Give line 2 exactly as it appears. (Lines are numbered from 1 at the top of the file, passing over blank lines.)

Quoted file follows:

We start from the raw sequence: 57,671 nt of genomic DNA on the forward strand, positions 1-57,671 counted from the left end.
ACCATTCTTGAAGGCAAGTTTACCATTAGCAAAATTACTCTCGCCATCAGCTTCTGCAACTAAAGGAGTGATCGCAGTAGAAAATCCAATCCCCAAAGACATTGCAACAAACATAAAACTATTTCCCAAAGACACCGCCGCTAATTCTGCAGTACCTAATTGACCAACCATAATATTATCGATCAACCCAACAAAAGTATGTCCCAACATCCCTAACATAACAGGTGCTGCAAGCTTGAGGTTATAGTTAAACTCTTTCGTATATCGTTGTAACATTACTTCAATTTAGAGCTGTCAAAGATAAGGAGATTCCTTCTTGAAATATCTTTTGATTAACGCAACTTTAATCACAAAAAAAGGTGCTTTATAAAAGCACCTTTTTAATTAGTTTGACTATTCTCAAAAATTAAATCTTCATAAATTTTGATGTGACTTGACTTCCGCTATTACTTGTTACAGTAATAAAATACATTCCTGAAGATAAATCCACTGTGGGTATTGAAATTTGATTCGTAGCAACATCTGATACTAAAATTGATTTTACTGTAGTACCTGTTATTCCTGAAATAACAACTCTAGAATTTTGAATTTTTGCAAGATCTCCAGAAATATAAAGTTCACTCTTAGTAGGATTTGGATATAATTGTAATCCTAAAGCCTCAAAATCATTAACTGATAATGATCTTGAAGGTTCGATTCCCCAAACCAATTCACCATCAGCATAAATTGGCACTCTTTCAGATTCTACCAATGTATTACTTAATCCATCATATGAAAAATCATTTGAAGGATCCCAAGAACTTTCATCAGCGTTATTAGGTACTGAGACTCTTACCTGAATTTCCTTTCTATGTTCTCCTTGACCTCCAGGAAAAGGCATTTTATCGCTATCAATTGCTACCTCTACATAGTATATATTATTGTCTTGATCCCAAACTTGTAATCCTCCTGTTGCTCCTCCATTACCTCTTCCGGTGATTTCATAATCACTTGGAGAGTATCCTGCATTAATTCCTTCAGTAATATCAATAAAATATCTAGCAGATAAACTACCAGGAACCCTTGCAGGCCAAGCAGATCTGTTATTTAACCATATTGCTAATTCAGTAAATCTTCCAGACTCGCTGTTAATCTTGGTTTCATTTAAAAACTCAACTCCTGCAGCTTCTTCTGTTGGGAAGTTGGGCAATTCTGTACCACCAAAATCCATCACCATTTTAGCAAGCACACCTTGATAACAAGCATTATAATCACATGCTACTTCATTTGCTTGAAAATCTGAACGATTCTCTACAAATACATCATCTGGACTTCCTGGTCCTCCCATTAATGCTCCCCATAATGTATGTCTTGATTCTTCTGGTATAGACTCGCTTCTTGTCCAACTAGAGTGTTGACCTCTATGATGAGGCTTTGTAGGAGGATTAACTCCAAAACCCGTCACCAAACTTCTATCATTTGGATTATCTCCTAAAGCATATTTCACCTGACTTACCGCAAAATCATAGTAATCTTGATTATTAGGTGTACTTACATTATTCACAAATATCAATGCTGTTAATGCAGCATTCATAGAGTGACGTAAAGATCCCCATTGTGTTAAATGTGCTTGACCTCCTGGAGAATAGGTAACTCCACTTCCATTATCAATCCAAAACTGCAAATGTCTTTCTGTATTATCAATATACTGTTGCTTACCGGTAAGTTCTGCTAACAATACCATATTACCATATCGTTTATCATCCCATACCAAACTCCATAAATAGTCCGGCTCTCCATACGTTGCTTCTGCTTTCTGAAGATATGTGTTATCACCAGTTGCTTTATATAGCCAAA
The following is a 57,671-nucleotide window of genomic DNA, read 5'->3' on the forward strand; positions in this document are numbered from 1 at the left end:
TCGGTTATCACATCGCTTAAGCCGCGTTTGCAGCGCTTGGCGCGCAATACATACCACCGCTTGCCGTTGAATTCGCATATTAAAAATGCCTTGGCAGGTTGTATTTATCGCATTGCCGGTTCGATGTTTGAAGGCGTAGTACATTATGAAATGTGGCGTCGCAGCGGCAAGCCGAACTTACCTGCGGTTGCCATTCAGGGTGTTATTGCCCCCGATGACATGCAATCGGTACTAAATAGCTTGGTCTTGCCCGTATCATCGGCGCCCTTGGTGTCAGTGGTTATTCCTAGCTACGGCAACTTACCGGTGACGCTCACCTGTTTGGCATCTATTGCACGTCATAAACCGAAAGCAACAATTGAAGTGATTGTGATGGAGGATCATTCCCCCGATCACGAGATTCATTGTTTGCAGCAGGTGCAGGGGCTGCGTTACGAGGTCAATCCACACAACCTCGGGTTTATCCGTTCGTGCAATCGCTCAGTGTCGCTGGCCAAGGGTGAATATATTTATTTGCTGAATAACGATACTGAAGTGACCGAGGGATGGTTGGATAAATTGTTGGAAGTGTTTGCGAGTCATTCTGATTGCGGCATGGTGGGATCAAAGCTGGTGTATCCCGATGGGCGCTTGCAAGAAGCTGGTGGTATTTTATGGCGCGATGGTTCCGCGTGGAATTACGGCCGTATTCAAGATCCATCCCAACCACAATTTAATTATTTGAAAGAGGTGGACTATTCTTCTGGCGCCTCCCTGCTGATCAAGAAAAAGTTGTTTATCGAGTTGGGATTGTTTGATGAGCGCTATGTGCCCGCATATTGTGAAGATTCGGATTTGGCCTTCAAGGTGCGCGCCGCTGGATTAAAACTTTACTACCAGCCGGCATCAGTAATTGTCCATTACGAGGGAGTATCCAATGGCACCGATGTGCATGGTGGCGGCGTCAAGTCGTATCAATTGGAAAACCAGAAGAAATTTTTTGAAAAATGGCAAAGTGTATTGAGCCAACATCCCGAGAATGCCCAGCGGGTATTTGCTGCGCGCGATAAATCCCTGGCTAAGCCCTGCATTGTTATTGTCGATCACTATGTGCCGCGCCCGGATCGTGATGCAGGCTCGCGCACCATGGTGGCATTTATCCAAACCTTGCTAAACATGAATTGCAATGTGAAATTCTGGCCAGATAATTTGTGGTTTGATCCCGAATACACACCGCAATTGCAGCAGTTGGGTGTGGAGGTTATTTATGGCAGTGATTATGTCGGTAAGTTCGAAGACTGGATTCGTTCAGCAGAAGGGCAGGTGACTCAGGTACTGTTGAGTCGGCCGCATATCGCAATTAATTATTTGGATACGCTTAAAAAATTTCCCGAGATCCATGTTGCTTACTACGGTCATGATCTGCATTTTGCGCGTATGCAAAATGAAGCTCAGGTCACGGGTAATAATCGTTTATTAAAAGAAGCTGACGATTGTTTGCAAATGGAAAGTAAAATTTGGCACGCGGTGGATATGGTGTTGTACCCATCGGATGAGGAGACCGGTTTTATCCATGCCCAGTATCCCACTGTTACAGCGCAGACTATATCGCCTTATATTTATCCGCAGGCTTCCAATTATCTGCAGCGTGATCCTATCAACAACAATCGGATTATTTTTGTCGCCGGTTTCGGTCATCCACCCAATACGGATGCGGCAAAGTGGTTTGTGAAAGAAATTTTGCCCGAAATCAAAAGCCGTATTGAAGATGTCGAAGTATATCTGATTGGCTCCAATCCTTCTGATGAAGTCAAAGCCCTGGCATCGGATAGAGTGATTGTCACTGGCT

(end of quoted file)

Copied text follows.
ACCATTCTTGAAGGCAAGTTTACCATTAGCAAAATTACTCTCGCCATCAGCTTCTGCAACTAAAGGAGTGATCGCAGTAGAAAATCCAATCCCCAAAGACATTGCAACAAACATAAAACTATTTCCCAAAGACACCGCCGCTAATTCTGCAGTACCTAATTGACCAACCATAATATTATCGATCAACCCAACAAAAGTATGTCCCAACATCCCTAACATAACAGGTGCTGCAAGCTTGAGGTTATAGTTAAACTCTTTCGTATATCGTTGTAACATTACTTCAATTTAGAGCTGTCAAAGATAAGGAGATTCCTTCTTGAAATATCTTTTGATTAACGCAACTTTAATCACAAAAAAAGGTGCTTTATAAAAGCACCTTTTTAATTAGTTTGACTATTCTCAAAAATTAAATCTTCATAAATTTTGATGTGACTTGACTTCCGCTATTACTTGTTACAGTAATAAAATACATTCCTGAAGATAAATCCACTGTGGGTATTGAAATTTGATTCGTAGCAACATCTGATACTAAAATTGATTTTACTGTAGTACCTGTTATTCCTGAAATAACAACTCTAGAATTTTGAATTTTTGCAAGATCTCCAGAAATATAAAGTTCACTCTTAGTAGGATTTGGATATAATTGTAATCCTAAAGCCTCAAAATCATTAACTGATAATGATCTTGAAGGTTCGATTCCCCAAACCAATTCACCATCAGCATAAATTGGCACTCTTTCAGATTCTACCAATGTATTACTTAATCCATCATATGAAAAATCATTTGAAGGATCCCAAGAACTTTCATCAGCGTTATTAGGTACTGAGACTCTTACCTGAATTTCCTTTCTATGTTCTCCTTGACCTCCAGGAAAAGGCATTTTATCGCTATCAATTGCTACCTCTACATAGTATATATTATTGTCTTGATCCCAAACTTGTAATCCTCCTGTTGCTCCTCCATTACCTCTTCCGGTGATTTCATAATCACTTGGAGAGTATCCTGCATTAATTCCTTCAGTAATATCAATAAAATATCTAGCAGATAAACTACCAGGAACCCTTGCAGGCCAAGCAGATCTGTTATTTAACCATATTGCTAATTCAGTAAATCTTCCAGACTCGCTGTTAATCTTGGTTTCATTTAAAAACTCAACTCCTGCAGCTTCTTCTGTTGGGAAGTTGGGCAATTCTGTACCACCAAAATCCATCACCATTTTAGCAAGCACACCTTGATAACAAGCATTATAATCACATGCTACTTCATTTGCTTGAAAATCTGAACGATTCTCTACAAATACATCATCTGGACTTCCTGGTCCTCCCATTAATGCTCCCCATAATGTATGTCTTGATTCTTCTGGTATAGACTCGCTTCTTGTCCAACTAGAGTGTTGACCTCTATGATGAGGCTTTGTAGGAGGATTAACTCCAAAACCCGTCACCAAACTTCTATCATTTGGATTATCTCCTAAAGCATATTTCACCTGACTTACCGCAAAATCATAGTAATCTTGATTATTAGGTGTACTTACATTATTCACAAATATCAATGCTGTTAATGCAGCATTCATAGAGTGACGTAAAGATCCCCATTGTGTTAAATGTGCTTGACCTCCTGGAGAATAGGTAACTCCACTTCCATTATCAATCCAAAACTGCAAATGTCTTTCTGTATTATCAATATACTGTTGCTTACCGGTAAGTTCTGCTAACAATACCATATTACCATATCGTTTATCATCCCATACCAAACTCCATAAATAGTCCGGCTCTCCATACGTTGCTTCTGCTTTCTGAAGATATGTGTTATCACCAGTTGCTTTATATAGCCAAA